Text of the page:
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Too many toys!

post #1 of 15
Thread Starter 

Hello everyone! I haven't posted in this forum before, but I need some advice. We are currently a family of four, soon to be five, living in a tiny 2 bedroom apartment. We will hopefully be moving this Spring after the baby comes, but I figured I'd take the next couple months and de clutter, so we're starting over fresh in the new place. It is VERY cluttered in here right now. My question is regarding my girls' toys. They have a lot of plastic toys that I think are pretty junky. Lots of little bits of things that go with barbies, different plastic playsets and houses.. you get the idea. I'd love to be able to get rid of some (or all) of this stuff, and replace it with a few pieces that are of better quality (for example, a wooden dollhouse instead of the five plastic my little pony houses we have now @@). 

The thing is, my girls play with this stuff. I don't want to scar them by throwing their toys away, lol! I've sorted through a lot of stuffed animals and smaller toys and gotten rid  of a lot, and they haven't noticed, but this other stuff is bugging me now, and it's stuff they're more likely to notice is gone. How would you go about decluttering this stuff? Do I just get rid of a couple things? Maybe put things up in a closet and see if they miss it? Leave the stuff alone and try to find other ways of making the house more livable? Their stuff is ALL over the apartment, partially because they are homeschooled and i don't have one space big enough to keep all those supplies, but also because they just have tons of STUFF. Aaaah!


Lol! So as you can see, I could really use some words of wisdom here. I don't really know where to start. Thank you!

post #2 of 15

My analogy has to do with food. I introduced my son to dairy, french fries, and pizza pretzels from the drive-thru. Our daughter is on a restricted diet so can't have any of those things and it's great. I wish I'd done that with my son. Thing is, I didn't. I gave him the stuff and he likes it. Although he now gets it in much lesser amounts, I can't just take it away from him. It's what he likes. So most of the time when he asks for that I say no, but I have to say Yes as well.


So, you let your daughters have this and they like it. Taking it away from them would be mean. (The stuff they didn't play with is no biggie.)


However, I understand about the clutter. We're a family of 4 in 900 sf except we have a basement so it's not quite the same.


We recently moved most of their toys downstairs. They don't go down there much unless a friend is visiting and they don't seem to miss the toys. However, when they do go down some of the stuff migrates upstairs.


I would recommend organizing what you have. We have this bin http://www.amazon.com/Tot-Tutors-Organizer-Primary-Colors/dp/B000067PTO/ref=sr_1_4?ie=UTF8&qid=1321242549&sr=8-4 The toys are visible, organized, and off the floor. The bins are plastic. I got it off craigslist for $20. They sell another set with cloth bins but it's not as well reviewed.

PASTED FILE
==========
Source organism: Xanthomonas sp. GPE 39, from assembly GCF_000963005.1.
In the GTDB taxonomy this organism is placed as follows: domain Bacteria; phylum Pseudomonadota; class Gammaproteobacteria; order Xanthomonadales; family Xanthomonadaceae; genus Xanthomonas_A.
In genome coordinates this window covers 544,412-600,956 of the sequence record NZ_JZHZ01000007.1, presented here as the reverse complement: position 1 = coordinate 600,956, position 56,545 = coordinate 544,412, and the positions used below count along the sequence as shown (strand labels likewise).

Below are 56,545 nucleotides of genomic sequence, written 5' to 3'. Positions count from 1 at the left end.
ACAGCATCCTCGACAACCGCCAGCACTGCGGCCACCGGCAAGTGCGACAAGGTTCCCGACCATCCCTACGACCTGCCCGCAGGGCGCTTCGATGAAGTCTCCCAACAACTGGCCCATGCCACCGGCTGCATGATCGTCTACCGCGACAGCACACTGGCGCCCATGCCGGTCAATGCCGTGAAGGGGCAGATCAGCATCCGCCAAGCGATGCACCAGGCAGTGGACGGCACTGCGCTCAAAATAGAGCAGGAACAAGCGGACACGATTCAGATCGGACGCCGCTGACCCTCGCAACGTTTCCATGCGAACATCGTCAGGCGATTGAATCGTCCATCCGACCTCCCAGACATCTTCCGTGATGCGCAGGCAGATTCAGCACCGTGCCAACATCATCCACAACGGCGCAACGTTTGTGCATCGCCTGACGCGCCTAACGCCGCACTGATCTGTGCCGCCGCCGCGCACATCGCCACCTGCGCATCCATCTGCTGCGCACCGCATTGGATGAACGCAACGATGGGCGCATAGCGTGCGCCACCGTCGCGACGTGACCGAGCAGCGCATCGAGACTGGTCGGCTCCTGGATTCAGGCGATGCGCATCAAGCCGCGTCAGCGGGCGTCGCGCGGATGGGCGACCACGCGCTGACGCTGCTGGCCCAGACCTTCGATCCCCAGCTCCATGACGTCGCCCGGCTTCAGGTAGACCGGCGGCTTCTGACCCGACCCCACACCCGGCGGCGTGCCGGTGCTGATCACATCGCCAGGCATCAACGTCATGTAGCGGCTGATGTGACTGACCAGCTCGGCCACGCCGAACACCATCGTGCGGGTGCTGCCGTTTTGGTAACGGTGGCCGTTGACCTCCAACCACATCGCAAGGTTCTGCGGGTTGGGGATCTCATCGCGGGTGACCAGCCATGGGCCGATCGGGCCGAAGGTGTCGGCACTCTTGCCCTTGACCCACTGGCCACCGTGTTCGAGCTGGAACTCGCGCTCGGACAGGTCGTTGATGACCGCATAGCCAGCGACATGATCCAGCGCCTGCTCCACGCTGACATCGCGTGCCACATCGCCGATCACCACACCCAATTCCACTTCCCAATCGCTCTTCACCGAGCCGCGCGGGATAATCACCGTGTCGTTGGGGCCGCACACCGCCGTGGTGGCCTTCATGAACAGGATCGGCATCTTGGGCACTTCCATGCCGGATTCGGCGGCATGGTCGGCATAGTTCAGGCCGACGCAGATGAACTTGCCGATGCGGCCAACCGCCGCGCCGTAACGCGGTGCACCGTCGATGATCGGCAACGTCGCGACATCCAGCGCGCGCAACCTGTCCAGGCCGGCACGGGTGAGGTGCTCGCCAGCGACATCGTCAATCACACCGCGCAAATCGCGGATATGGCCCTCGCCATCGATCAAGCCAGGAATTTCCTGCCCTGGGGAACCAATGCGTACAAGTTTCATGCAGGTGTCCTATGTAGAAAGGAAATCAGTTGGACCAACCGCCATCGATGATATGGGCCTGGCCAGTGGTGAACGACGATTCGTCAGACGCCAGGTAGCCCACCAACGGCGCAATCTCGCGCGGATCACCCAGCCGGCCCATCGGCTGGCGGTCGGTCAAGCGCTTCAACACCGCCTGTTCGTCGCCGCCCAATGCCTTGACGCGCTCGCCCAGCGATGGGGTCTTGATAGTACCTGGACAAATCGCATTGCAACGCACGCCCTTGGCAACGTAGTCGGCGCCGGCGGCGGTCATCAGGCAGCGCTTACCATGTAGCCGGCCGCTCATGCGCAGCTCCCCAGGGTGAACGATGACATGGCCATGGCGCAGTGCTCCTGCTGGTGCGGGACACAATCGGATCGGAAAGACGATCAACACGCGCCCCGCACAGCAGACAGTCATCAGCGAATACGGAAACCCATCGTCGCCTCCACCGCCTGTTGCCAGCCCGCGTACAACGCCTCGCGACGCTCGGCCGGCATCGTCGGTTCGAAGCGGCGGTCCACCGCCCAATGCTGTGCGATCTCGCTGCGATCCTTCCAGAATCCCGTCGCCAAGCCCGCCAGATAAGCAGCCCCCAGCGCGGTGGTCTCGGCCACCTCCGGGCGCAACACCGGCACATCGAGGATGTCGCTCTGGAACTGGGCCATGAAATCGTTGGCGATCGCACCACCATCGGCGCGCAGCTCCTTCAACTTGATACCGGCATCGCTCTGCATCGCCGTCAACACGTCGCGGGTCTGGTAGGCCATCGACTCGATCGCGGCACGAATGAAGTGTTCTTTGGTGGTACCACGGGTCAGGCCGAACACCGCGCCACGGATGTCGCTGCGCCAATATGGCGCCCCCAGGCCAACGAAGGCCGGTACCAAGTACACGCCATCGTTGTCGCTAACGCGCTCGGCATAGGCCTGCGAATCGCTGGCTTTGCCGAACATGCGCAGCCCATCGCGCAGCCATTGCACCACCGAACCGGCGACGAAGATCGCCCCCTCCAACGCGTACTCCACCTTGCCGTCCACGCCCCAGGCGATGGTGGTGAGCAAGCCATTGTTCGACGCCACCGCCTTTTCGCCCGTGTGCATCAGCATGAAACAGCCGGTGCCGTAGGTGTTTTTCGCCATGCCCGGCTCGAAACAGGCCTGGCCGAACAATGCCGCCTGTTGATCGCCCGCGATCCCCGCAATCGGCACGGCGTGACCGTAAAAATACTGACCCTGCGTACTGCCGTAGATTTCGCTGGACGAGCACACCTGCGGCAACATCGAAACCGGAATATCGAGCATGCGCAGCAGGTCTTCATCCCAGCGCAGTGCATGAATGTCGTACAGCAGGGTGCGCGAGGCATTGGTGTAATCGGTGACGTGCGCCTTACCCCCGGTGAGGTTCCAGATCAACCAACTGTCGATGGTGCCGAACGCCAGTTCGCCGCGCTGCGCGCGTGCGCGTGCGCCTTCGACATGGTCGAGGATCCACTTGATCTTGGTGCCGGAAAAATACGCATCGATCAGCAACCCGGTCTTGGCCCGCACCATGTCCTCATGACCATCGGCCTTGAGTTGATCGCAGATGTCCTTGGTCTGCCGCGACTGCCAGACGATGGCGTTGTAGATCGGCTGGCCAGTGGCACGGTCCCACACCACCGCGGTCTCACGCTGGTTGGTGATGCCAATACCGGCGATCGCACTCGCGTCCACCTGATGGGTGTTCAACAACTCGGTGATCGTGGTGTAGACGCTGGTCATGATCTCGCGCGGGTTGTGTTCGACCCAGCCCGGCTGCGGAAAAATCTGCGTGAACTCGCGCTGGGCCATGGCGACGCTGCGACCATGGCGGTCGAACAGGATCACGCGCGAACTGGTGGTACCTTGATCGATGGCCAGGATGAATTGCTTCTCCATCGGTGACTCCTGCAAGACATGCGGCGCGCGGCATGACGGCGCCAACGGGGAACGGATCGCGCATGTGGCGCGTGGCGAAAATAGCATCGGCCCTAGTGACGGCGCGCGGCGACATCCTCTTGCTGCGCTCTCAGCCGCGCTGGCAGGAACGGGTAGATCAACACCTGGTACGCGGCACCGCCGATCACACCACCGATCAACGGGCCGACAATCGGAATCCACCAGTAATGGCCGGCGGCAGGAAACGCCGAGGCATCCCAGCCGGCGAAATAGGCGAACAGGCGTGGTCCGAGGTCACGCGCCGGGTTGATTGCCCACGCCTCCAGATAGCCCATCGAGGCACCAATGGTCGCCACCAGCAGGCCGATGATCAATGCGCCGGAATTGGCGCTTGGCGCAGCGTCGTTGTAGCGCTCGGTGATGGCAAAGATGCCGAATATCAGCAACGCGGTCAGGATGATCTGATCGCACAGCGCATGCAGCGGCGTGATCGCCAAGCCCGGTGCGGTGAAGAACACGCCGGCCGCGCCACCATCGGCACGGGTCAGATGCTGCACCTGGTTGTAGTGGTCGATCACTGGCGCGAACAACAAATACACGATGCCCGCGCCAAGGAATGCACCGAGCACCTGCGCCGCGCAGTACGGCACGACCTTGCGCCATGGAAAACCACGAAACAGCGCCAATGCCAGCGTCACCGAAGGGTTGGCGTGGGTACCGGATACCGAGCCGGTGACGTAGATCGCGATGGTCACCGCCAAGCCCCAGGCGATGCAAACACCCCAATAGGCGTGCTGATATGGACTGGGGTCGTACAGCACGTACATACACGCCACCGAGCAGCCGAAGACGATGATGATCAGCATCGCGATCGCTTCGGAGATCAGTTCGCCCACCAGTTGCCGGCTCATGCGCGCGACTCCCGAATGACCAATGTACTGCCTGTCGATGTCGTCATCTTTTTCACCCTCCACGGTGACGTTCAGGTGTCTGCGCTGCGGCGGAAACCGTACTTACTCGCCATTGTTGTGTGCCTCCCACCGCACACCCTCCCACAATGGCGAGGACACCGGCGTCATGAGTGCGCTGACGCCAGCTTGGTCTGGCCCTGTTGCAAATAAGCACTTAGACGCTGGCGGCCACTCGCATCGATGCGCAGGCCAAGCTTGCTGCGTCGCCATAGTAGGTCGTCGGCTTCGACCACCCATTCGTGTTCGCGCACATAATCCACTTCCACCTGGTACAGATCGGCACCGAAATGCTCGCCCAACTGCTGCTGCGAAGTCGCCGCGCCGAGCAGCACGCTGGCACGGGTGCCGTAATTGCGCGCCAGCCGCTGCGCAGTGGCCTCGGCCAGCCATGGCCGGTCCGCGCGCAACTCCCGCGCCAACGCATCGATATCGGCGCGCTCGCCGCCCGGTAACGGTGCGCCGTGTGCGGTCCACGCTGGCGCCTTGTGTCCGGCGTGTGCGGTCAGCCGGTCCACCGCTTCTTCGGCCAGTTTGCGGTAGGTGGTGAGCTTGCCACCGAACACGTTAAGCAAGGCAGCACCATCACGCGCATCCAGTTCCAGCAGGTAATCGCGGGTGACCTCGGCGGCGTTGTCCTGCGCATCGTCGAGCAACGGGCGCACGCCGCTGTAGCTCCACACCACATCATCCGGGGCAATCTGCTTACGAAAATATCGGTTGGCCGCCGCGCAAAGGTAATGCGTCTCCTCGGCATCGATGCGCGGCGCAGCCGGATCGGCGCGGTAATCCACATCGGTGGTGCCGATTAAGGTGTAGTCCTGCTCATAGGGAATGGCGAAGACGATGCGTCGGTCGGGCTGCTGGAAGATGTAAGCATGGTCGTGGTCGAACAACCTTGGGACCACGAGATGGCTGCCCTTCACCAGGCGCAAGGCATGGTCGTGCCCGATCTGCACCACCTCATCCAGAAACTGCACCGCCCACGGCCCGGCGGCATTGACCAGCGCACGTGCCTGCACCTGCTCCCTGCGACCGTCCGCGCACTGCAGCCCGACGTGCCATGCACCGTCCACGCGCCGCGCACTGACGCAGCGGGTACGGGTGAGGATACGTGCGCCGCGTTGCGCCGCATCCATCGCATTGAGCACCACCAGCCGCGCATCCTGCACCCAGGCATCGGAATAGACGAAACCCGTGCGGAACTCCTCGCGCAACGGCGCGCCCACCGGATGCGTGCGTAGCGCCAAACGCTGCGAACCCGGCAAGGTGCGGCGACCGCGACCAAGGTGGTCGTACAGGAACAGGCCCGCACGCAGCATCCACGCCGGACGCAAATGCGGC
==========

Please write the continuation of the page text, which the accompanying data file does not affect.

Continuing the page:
Or maybe a dresser of some sort (I got one for $5 at a yard sale for all the costumes and dress up stuff.) For our firetrucks and stuff I have a big plastic box with lid for all the firetrucks and a smaller one that goes inside for the people, axes, fire extinguishers, etc.


Once it's well organized, guide your kids into maintaining that. And see what happens. 

post #3 of 15
Thread Starter 

i've been working on organizing what they do have. it does look a lot better, they just have SO MUCH. lol. or maybe it just seems like a ton in our little place. if each girl had a room to put the stuff in, it would all be contained, but they share this one tiny room. i think i'll weed out what they don't care about and go from there. i think my older dd would even help me get rid of stuff. hmmm.

post #4 of 15

Originally Posted by inky leeuhhh View Post

 i think my older dd would even help me get rid of stuff. hmmm.

I once asked my son if there were any toys that he wanted to give to other kids that didn't have toys. He only chose one or two, but at least that was something. Maybe your daughter will choose more to give.


post #5 of 15
If you celebrate Christmas or any other gift-giving holiday this winter, maybe you could take advantage of that? Let them know that "we need to clear out space to make room for new toys from Santa" or "we are going to donate some of your old toys so that kids who don't have much money will be able to have toys for Christmas." Would they be receptive to that?

How are the toys stored/organized? Shelves/bins/boxes? If you don't have a system yet, decide on one, and introduce it to your kids. Explain that all the toys need to fit on these 2 shelves and they can decide which toys to put in there, and there will be one empty shelf so there will be room for their Christmas gifts.

It's way easier with younger kids, and I have made DS a part of toy decluttering since he was under a year old, so he doesn't balk at it (yet!) I don't think you can go behind their back with older kids, you need to somehow include them. Figure out what motivates them most -- donating to others, or going to the store to pick out a new replacement toy for every 10 toys they get rid of, or having extra space in the living room to make forts -- something will likely be exciting enough to them that they'll be willing to participate!
post #6 of 15

Save some.Bag many and hold.I got rid of lots of barbie stuff.DD is fine.Like you said it is plastic junk. I can't believe all the junk I dragged from house to house.Purge now before the move.Give each child a small bin with lid,and let them fill it with keep toys.The rest is free game to toss.


Get them on board to donate toys to a animal shelter garage sale.Kids love helping animals.

post #7 of 15

I occasionally buy toys from my kids to help keep down the clutter.  $1 per stuffed animal, maybe $2 or $3 for something expensive, and $0.10 for tiny junk toys.  This really helps keep down the number of stuffed animals.  They can spend their money on something at the consignment store.  It is usually one "new" thing per 10 or 20 things gone.  They don't get an allowance yet so this is how they get money.